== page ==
吳大江 NG Tai-kong（1943年11月13日 ～ 2001年9月4日）
NG Tai-kong (November 13, 1943 – September 4, 2001)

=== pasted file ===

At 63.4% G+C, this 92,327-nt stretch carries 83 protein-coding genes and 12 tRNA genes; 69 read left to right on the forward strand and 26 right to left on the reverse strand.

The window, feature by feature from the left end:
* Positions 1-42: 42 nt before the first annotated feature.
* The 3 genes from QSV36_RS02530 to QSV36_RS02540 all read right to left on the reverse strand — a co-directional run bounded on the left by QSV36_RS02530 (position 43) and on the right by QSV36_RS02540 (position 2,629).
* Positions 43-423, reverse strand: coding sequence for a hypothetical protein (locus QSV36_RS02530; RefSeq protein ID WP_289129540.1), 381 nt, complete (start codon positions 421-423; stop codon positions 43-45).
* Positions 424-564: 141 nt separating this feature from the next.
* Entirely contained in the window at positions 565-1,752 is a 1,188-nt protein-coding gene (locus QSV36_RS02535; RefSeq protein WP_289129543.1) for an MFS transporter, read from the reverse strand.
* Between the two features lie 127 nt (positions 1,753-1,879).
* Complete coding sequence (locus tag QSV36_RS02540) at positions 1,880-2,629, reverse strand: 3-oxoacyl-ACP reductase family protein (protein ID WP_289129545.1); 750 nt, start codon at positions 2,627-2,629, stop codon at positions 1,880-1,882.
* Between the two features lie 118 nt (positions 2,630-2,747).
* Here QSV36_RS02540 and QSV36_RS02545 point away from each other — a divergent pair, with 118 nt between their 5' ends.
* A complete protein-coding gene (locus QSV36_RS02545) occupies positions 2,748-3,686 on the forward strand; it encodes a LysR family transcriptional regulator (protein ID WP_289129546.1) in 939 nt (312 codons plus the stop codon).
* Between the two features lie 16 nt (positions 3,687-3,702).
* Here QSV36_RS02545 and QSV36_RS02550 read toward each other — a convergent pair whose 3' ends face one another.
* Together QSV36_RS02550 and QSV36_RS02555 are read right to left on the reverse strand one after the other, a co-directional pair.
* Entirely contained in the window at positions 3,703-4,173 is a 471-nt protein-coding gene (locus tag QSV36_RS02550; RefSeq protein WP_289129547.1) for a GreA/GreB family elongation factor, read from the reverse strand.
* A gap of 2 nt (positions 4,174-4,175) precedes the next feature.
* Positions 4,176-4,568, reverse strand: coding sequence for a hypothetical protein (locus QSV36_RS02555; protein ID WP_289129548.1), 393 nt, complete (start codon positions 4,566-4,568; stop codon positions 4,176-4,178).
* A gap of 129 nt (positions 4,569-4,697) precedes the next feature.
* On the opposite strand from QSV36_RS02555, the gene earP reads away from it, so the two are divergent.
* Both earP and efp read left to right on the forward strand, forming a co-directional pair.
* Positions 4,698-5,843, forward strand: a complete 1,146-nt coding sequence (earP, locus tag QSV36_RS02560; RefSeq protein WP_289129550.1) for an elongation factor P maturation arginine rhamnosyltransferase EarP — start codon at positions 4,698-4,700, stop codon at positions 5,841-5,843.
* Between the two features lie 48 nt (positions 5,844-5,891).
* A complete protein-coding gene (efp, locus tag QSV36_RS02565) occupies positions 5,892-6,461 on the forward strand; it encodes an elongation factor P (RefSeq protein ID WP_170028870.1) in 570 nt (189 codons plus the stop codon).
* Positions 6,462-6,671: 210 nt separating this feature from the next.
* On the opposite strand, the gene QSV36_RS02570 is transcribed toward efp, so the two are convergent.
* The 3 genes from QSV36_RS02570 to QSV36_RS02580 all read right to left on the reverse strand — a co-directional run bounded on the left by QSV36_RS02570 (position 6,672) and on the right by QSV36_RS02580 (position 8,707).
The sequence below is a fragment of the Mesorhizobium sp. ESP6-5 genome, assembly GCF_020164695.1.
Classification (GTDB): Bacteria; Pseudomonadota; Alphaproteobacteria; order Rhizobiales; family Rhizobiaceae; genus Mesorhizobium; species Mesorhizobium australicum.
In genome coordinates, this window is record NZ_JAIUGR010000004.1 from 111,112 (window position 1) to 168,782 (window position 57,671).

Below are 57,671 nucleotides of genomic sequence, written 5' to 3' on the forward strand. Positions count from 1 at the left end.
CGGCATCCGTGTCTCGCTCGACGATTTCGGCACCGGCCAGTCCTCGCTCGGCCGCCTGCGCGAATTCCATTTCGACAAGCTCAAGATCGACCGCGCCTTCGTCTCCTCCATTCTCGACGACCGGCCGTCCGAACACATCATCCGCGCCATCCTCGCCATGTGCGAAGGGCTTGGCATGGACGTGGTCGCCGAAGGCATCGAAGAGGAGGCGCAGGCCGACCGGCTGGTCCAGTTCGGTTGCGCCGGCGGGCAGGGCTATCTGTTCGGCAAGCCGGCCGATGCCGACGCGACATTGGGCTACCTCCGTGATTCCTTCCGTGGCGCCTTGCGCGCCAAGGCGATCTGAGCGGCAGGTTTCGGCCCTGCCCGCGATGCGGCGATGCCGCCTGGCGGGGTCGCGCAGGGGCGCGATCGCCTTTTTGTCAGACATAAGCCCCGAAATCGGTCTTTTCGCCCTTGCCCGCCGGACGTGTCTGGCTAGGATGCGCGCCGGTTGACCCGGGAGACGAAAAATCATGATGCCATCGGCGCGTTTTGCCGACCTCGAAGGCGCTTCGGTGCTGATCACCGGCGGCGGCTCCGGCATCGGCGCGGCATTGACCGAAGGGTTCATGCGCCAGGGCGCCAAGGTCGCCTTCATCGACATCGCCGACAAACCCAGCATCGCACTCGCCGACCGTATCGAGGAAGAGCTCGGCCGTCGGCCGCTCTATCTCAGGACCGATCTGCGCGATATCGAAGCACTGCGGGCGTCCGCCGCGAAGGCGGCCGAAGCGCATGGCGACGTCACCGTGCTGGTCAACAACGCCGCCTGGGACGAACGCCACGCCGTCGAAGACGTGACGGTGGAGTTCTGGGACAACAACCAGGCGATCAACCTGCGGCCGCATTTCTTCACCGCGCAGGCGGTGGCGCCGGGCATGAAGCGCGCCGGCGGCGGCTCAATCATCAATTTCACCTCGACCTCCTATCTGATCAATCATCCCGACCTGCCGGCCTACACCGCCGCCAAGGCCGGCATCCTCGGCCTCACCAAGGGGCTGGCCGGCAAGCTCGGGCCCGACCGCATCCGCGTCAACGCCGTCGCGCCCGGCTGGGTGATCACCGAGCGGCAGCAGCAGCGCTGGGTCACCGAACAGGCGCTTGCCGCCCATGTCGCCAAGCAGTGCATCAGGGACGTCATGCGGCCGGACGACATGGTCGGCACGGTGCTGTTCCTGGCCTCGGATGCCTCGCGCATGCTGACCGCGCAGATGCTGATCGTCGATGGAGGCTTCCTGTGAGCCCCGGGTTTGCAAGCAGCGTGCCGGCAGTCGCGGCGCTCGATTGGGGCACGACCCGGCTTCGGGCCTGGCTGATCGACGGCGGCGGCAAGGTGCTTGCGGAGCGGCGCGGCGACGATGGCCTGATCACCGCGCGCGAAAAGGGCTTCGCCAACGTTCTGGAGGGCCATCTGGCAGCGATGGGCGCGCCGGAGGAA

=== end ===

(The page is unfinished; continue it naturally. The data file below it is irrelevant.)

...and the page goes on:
NG Tai-kong was a composer, conductor, performer, and ethnomusicologist. He served as a performer in the Hong Kong Traditional Chinese Orchestra, a music faculty member at Chung Chi College, The Chinese University of Hong Kong, the music director and conductor of the Hong Kong Philharmonic Chinese Orchestra, the conductor of the Singapore People’s Association Chinese Orchestra, the founding director and conductor of the Hong Kong Chinese Orchestra, the conductor of the Taipei Chinese Orchestra, and the composer and conductor of the Taiwan Dunhuang Zheng Orchestra. NG Tai-kong was born on November 13, 1943, in Shanwei, Guangdong Province, China, and his ancestral home was Haifeng County, Guangdong Province. He developed a strong passion for music from a young age. At the age of 15, he joined a professional cultural group where he received careful guidance from MA Si-gong and gained valuable experience. At the age of 17, he showcased his talent in music composition and became famous for his work “Song of the South China Sea”. In 1963, he moved to Hong Kong and dedicated himself to promoting traditional Chinese music. He joined the Hong Kong Traditional Chinese Orchestra as a performer and was invited to be a music faculty member at Chung Chi College, The Chinese University of Hong Kong, and a teacher at the Higher Education Institutes’ “Tsinghua College”. He also worked as a composer and arranger for major film companies and composed theme songs for numerous television series. In 1972, he initiated the establishment of the Hong Kong Philharmonic Chinese Orchestra and introduced new training methods for the orchestra, which became a new direction in his musical development. In October of the same year, he was invited by the Singapore National Theatre and People’s Association Chinese Orchestra to serve as a guest conductor, receiving high praise. In 1974, he was appointed as the resident conductor and coordinator of performances for the orchestra, leading the ensemble towards professionalism. In 1976, NG Tai-kong led the orchestra to Hong Kong to participate in the inaugural Asian Arts Festival. In June 1977, at the invitation of the Hong Kong Urban Council, he returned to Hong Kong to establish and plan the professionalization of the Hong Kong Chinese Orchestra. He was subsequently appointed as the founding music director and conductor of the orchestra until his departure in 1985. In 1985, he went to Taiwan and was invited as a guest conductor by the Taipei Chinese Orchestra, the Chinese Broadcasting Corporation Chinese Orchestra, and the Kaohsiung Experimental Chinese Orchestra. After settling in Taiwan, he engaged in record production and musical instrument trading. NG Tai-kong passed away on September 4, 2001, in Taipei at the age of 58.